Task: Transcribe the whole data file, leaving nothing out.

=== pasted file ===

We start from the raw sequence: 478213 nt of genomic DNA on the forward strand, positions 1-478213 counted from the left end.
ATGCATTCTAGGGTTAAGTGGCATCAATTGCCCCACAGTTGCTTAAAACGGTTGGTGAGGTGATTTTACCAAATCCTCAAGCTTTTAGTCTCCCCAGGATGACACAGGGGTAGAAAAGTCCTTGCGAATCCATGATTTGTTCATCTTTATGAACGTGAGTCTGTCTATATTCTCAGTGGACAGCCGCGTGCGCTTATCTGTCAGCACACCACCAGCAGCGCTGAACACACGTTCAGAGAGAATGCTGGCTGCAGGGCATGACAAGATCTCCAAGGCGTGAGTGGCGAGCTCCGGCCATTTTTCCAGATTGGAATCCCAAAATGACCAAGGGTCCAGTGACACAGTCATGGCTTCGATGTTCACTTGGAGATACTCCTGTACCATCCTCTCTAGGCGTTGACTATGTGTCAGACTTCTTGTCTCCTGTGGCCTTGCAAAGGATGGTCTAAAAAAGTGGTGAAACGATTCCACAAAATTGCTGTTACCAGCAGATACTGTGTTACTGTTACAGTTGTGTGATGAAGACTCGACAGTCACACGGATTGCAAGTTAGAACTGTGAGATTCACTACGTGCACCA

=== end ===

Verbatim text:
We start from the raw sequence: 478213 nt of genomic DNA on the forward strand, positions 1-478213 counted from the left end.
ATGCATTCTAGGGTTAAGTGGCATCAATTGCCCCACAGTTGCTTAAAACGGTTGGTGAGGTGATTTTACCAAATCCTCAAGCTTTTAGTCTCCCCAGGATGACACAGGGGTAGAAAAGTCCTTGCGAATCCATGATTTGTTCATCTTTATGAACGTGAGTCTGTCTATATTCTCAGTGGACAGCCGCGTGCGCTTATCTGTCAGCACACCACCAGCAGCGCTGAACACACGTTCAGAGAGAATGCTGGCTGCAGGGCATGACAAGATCTCCAAGGCGTGAGTGGCGAGCTCCGGCCATTTTTCCAGATTGGAATCCCAAAATGACCAAGGGTCCAGTGACACAGTCATGGCTTCGATGTTCACTTGGAGATACTCCTGTACCATCCTCTCTAGGCGTTGACTATGTGTCAGACTTCTTGTCTCCTGTGGCCTTGCAAAGGATGGTCTAAAAAAGTGGTGAAACGATTCCACAAAATTGCTGTTACCAGCAGATACTGTGTTACTGTTACAGTTGTGTGATGAAGACTCGACAGTCACACGGATTGCAAGTTAGAACTGTGAGATTCACTACGTGCACCA